Different points to keep in mind from last week
The first point is the upward revision of the Euro Area growth figures for the first and the second quarter of this year. During the first three months, the economic activity was upgraded by 0.1% to 0.5% and during spring GDP figure was inched up by 0.1% to 0.4% (2.1% and 1.5% at annual rate respectively). Carry over growth for 2015 is 1.2% at the end of the second quarter (average growth for 2015 if the GDP level remains at Q2 level for Q3 and Q4)
The growth number for 2015 should be close to 1.5%. It will probably be not hard to converge to this figure; I expect that oil price (Brent) will remain below USD 50. This would be a little higher than ECB’s forecasts at 1.4% published last week.
With the second GDP estimate, we can calculate contributions to quarterly growth. If GDP growth figures were close during the two quarters, the composition was radically different between the two. During the first three months of the year, internal demand was the main support for expansion while external demand had a negative contribution. During spring, net external demand has had a strong positive contribution while internal demand was weaker.
During the second quarter, internal demand contribution was down to 0.6% from 2.6% during the first three months of the year (annual rate). Investment decreased during spring and its contribution was negative. At the same time, government expenditures had a positive but slightly lower contribution to GDP quarterly growth. Households’ consumption had also a marginally lower contribution at 0.8% versus 1% during the first quarter.
Next exports had a positive contribution due to a rapid increase in exports which contribution was 1 % higher. Inventories have decreased during the second quarter.
The main point for the Euro Area business cycle is the lack of strong momentum for investment. As far as investment remains choppy, the GDP will remain on a weak dynamics.
The second point is related to the volatility seen in July industrial production figures in Europe.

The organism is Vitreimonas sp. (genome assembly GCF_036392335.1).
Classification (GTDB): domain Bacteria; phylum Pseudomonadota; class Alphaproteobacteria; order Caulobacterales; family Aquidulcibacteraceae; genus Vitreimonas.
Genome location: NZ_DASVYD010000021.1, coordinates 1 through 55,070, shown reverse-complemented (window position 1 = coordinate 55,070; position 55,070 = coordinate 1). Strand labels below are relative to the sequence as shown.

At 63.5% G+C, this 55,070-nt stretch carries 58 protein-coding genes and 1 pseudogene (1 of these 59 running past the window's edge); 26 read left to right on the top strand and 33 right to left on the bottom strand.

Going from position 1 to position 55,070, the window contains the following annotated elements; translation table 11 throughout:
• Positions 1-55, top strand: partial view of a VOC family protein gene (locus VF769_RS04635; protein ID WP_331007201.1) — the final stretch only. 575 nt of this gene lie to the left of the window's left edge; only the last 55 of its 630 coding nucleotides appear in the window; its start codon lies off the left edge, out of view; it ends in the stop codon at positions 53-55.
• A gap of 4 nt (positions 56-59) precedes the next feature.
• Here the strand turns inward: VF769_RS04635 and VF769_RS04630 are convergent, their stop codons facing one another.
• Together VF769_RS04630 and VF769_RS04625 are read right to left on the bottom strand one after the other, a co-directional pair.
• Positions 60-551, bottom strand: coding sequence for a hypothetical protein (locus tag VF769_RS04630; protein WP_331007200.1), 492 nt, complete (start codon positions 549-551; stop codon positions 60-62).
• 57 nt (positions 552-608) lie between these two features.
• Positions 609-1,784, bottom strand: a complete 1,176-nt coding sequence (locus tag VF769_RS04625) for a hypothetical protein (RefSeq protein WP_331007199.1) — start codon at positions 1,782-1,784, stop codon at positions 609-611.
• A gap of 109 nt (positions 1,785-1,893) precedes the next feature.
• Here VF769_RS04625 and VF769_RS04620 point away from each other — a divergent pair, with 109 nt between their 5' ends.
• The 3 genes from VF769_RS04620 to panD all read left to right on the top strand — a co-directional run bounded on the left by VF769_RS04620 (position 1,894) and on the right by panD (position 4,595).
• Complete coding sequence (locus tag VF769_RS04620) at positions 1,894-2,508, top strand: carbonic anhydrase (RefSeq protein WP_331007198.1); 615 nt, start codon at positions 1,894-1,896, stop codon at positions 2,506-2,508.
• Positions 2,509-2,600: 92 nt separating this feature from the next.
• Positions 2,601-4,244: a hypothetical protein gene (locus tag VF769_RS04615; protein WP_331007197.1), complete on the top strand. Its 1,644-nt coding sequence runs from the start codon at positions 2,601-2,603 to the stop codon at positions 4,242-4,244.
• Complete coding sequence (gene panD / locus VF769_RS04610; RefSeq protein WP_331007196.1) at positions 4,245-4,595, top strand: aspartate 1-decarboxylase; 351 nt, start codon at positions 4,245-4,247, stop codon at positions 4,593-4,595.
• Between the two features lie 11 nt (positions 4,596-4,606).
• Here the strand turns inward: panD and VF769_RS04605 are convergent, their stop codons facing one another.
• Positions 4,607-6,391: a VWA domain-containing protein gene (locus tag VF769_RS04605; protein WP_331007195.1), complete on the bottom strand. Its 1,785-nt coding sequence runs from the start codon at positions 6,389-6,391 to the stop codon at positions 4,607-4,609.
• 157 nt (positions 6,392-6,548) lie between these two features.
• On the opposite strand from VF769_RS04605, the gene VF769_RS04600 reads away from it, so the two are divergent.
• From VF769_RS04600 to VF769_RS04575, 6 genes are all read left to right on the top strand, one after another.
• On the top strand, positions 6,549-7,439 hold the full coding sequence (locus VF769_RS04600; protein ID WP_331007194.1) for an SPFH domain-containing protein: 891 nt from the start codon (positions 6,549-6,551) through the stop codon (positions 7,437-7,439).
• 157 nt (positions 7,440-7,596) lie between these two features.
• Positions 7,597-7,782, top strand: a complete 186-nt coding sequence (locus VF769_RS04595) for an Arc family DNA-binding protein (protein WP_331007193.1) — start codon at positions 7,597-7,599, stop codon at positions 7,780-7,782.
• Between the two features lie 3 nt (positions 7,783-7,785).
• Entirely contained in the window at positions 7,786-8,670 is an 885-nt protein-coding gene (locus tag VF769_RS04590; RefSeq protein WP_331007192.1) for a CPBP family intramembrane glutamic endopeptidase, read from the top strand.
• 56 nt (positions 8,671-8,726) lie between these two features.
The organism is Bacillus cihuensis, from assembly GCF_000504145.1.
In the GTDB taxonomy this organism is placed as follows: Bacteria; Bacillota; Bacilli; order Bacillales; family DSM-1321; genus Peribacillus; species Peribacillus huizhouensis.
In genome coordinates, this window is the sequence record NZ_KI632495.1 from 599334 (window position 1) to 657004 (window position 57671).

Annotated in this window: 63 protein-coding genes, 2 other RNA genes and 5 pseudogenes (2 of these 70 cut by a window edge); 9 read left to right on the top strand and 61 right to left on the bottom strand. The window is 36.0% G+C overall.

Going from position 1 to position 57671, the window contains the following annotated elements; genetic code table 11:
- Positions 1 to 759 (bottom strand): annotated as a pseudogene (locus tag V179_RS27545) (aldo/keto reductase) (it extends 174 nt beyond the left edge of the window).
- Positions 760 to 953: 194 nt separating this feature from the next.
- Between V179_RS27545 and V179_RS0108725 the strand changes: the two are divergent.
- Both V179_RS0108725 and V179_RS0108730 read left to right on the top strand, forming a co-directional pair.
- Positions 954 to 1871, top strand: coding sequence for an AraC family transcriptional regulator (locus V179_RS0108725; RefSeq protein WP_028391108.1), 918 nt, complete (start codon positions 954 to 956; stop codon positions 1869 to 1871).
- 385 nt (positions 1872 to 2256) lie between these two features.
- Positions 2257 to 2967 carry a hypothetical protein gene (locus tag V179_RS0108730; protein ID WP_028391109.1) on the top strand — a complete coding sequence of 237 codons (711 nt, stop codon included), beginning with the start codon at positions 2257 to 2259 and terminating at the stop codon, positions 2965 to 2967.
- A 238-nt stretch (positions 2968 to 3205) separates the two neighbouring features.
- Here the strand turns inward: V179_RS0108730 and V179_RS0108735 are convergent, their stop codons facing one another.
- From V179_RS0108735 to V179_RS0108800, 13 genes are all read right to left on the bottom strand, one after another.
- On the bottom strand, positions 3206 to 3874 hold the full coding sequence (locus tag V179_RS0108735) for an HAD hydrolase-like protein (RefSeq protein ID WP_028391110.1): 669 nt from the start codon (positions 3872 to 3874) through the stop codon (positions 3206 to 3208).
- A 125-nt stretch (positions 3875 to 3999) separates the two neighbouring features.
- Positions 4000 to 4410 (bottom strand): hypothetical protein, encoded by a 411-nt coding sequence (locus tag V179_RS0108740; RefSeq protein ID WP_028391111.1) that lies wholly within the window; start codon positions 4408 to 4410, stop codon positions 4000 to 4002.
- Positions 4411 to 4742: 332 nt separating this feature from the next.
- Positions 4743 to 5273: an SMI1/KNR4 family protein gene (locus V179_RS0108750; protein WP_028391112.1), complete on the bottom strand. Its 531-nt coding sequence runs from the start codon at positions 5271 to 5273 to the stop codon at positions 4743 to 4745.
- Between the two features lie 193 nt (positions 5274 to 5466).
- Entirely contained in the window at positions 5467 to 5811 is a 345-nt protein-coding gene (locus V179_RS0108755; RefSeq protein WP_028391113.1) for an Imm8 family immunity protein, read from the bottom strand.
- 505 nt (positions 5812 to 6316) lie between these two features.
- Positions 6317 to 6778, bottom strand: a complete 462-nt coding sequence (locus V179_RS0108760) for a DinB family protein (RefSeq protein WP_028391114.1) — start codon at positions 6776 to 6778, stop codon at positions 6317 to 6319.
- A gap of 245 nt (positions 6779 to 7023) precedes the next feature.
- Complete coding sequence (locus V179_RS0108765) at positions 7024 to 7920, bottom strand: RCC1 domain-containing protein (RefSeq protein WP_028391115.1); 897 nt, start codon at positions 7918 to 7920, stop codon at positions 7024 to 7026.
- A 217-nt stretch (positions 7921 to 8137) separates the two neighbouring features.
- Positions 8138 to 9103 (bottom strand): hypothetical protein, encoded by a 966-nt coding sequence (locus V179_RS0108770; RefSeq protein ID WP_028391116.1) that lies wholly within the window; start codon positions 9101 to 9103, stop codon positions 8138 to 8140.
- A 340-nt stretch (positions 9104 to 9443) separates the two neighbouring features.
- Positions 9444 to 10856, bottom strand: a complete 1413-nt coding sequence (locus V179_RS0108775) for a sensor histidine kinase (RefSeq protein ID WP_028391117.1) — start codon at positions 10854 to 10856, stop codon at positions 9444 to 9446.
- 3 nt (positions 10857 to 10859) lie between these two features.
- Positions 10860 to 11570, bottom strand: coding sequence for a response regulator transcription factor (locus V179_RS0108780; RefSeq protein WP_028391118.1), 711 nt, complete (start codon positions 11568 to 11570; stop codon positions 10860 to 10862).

In Spain the index is increasing at a rapid pace (+0.6% in July after 0.4% in June), the rebound in Italy was spectacular at +1% after -1% in June and Germany’s index was up by +0.5% after -0.6% in June. The weakest countries were the United Kingdom with an index that was down for the second consecutive month (-0.4% in June and in July) and France where the index dropped by -0.8% after 0% in June.
The third quarter starts on a strong note in Spain (carry over at 4.6% at annual rate) and in Italy (+2.9%). For Germany, carry over is just +0.4%. In the United Kingdom and France carry over is negative at -2.2% and -2.8% respectively (annual rate).
Looking more specifically at the manufacturing sector, differences are wider. Carry over growth for the third quarter is at 6.4% in Spain and 4.1% in Italy but slightly negative in Germany (-0.1%) and strongly negative in the United Kingdom (-5.2%) and in France (-6.1%) (annual rate). For Britain it can be linked to the strong appreciation of the sterling and the impact on competitiveness. But for France the exchange rate cannot be an explanation. France’s neighbors have a stronger performance. The capacity for the French economy to be competitive is really an open question. I’m not sure that the Combrexelle report on the labor market is the clue.